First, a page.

Time lapse video via Jake Durrett/YouTube
Hot welding equipment, left to smolder in yesterday's hot sun, is the most-likely culprit behind the massive five-alarm fire yesterday which consumed a Mission Bay apartment complex under construction.
Fire crews were still dumping water on the (formerly) 176-unit mixed-use building south of AT&T Park as of 2:30 p.m. on Wednesday afternoon, according to Fire Department spokeswoman Lt. Mindy Talmadge.
Investigators could name the cause of the fire -- which began shortly before 5 p.m. Tuesday on the "eighth or ninth" floor of the wood-frame building -- as soon as this evening, Talmadge said.
No major injuries were reported, despite this fire, the first five-alarm blaze in San Francisco since 2012, being notable for generating massive amounts of heat.
Aerial views of the fire today revealed that some flames are still smoldering, Talmadge said, though the conflagration has been declared contained. A total of 150 firefighters and 42 vehicles responded to the fire, which could be declared quenched sometime this evening, she added. Demolition crews are already preparing to shove the twisted metal and burnt wood inwards as to allow firefighters to get closer to the point of origin and other lingering hotspots, she said. No arson or other foul play appears to be at hand. Work at the 176-unit apartment and retail complex, owned by BRE Properties, had finished for the day, though a few workers were still on-site when the fire broke out, Talmadge said. "It wasn't a huge mystery," she said. "We could see where the area of origin was when we arrived." After discovering the building of origin would be a total loss, firefighters employed a tactic called "wall of water" to ensure that the flames wouldn't spread to nearby buildings, Talmadge said. Nonetheless, the intense heat created by the fire -- fueled as it was by nine stories' worth of wood, with no sprinkler systems installed -- blew out windows in a nearby building. About thirty apartment units in the building next door were rendered uninhabitable, but since all residents had somewhere else to go, nobody was technically "displaced," she said. The last five-alarm fire in San Francisco was when an apartment building on Pierce Street in the Western Addition caught fire in December 2012. The only two injuries were a firefighter with second-degree burns and a battalion chief with a twisted ankle. In other words: we were lucky. This was a big fire that turned bad, but could have been much, much worse. Talmadge named the Cannery fire in 2002 -- which gutted that building, also under construction, near Fisherman's Wharf -- as a comparable blaze.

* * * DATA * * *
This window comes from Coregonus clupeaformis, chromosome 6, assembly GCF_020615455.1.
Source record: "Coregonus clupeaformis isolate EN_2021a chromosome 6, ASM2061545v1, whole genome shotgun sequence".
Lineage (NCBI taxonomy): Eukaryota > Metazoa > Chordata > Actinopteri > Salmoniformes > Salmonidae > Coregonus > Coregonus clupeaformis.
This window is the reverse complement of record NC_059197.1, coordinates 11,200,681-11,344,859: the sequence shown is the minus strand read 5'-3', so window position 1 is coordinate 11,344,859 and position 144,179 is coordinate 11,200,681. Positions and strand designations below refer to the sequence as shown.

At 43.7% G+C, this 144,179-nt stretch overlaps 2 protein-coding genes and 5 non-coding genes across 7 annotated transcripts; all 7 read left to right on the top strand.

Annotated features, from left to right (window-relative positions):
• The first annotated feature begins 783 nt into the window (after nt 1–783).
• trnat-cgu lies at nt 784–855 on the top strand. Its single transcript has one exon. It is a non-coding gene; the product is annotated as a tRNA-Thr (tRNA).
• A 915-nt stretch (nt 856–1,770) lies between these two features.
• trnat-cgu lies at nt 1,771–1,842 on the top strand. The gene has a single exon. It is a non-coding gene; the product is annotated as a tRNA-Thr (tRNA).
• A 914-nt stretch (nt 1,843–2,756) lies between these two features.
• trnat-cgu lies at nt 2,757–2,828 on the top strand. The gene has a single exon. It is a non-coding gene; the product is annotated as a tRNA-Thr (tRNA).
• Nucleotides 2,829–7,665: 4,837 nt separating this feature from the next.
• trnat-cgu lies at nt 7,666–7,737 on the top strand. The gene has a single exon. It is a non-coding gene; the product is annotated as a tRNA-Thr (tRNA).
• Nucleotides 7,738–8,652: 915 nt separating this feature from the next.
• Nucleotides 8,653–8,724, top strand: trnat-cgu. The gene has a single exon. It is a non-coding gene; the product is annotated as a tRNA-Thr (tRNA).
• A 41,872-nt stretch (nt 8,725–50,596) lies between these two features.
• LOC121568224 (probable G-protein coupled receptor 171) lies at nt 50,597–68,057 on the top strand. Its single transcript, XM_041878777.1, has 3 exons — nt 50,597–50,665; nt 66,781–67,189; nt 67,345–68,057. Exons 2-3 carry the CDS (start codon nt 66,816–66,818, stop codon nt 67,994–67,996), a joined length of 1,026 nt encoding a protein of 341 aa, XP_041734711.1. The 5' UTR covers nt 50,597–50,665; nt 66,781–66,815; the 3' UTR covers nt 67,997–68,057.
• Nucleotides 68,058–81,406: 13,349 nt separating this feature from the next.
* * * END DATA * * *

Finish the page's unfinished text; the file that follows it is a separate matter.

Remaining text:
Red Cross vols on scene canteening first responders battling 5-alarm Mission Bay fire in SF's China Basin area: pic.twitter.com/IO73FfI77c— Red Cross Bay Area (@RedCrossBayArea) March 12, 2014